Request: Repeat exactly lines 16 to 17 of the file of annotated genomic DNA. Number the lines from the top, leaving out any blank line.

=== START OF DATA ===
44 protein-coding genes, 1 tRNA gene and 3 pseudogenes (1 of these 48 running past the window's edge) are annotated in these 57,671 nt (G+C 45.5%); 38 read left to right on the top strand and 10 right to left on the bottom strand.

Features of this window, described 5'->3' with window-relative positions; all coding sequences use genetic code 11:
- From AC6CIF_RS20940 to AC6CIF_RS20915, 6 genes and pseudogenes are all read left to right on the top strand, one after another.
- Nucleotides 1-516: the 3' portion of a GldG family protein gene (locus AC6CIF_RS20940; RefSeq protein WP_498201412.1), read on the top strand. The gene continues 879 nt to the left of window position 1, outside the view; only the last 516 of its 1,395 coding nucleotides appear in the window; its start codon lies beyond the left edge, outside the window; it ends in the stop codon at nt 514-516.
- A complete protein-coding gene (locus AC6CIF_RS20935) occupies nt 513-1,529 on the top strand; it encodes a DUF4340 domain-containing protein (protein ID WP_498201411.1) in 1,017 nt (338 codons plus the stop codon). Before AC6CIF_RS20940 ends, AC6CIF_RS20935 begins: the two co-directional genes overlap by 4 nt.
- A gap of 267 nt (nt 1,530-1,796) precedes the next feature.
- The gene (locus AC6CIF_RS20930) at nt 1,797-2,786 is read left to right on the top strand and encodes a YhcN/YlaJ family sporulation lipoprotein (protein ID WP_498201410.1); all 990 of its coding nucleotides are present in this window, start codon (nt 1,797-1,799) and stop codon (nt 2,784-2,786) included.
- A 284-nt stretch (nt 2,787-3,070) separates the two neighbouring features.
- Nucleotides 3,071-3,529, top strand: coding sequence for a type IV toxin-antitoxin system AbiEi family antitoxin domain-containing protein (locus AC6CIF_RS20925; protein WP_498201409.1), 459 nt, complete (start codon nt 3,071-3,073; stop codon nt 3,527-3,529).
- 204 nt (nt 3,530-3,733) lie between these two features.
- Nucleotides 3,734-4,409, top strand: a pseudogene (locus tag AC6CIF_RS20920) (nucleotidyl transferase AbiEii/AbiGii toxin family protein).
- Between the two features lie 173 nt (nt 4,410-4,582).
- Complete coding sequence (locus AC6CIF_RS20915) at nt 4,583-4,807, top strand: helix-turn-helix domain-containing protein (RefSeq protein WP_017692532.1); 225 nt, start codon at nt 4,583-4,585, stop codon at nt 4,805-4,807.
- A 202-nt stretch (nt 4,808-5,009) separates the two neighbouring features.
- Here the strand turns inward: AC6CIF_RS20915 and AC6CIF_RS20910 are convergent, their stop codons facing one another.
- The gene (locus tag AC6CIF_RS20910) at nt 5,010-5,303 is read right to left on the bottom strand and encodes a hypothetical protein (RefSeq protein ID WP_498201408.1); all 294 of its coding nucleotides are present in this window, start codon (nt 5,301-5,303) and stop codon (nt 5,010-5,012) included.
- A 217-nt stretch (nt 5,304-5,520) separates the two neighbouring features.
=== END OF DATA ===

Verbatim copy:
- The gene (locus tag AC6CIF_RS20910) at nt 5,010-5,303 is read right to left on the bottom strand and encodes a hypothetical protein (RefSeq protein ID WP_498201408.1); all 294 of its coding nucleotides are present in this window, start codon (nt 5,301-5,303) and stop codon (nt 5,010-5,012) included.
- A 217-nt stretch (nt 5,304-5,520) separates the two neighbouring features.